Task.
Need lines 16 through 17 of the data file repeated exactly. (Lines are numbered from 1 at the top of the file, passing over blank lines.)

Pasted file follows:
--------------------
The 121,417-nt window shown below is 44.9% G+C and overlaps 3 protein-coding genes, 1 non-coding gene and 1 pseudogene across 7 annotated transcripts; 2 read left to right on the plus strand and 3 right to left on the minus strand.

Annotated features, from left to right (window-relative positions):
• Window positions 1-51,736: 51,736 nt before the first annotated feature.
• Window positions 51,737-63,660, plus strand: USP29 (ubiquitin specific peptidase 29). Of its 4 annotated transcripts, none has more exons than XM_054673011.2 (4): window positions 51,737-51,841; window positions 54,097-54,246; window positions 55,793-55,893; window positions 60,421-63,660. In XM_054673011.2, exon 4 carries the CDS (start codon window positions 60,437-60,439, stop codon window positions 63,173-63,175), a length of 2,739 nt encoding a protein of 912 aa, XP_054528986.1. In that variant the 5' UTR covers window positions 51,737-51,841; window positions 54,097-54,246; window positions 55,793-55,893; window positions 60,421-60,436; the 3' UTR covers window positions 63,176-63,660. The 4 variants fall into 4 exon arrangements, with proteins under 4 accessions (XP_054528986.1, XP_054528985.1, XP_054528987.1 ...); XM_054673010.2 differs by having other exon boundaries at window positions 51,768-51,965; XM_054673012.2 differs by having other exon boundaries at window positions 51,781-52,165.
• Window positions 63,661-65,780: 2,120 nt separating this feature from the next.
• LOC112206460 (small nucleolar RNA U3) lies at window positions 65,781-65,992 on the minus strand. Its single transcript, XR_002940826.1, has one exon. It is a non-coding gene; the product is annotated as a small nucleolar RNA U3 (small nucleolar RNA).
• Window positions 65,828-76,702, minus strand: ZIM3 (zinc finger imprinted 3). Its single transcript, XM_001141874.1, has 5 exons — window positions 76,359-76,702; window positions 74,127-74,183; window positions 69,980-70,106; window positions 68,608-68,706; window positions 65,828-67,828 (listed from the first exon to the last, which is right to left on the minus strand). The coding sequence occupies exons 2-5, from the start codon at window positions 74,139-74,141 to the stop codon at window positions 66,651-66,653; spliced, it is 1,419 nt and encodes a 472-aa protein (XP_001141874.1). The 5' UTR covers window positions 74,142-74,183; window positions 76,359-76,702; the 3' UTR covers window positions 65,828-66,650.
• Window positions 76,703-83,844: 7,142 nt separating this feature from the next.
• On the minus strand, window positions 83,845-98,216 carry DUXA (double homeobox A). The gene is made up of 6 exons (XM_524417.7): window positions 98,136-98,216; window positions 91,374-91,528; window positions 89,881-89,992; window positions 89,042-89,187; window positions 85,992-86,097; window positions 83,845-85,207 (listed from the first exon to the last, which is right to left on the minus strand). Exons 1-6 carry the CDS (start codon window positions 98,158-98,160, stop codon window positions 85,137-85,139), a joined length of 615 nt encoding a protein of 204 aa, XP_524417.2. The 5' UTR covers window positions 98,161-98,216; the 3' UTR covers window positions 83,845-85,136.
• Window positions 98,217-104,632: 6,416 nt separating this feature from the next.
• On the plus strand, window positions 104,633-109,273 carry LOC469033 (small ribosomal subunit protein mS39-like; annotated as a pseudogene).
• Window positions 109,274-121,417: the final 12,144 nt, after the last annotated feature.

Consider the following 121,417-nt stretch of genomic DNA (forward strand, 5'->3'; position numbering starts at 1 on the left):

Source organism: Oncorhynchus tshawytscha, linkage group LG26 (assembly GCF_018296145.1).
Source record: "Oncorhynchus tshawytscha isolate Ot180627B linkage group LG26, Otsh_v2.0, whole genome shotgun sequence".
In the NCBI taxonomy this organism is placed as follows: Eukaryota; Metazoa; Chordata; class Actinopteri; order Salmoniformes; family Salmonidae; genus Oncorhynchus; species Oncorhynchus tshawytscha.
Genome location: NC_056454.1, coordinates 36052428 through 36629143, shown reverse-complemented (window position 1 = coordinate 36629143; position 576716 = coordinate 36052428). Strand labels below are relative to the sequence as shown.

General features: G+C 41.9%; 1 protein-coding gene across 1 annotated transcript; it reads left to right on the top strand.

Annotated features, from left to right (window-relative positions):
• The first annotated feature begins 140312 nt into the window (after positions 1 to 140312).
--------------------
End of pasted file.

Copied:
In the NCBI taxonomy this organism is placed as follows: Eukaryota; Metazoa; Chordata; class Actinopteri; order Salmoniformes; family Salmonidae; genus Oncorhynchus; species Oncorhynchus tshawytscha.
Genome location: NC_056454.1, coordinates 36052428 through 36629143, shown reverse-complemented (window position 1 = coordinate 36629143; position 576716 = coordinate 36052428). Strand labels below are relative to the sequence as shown.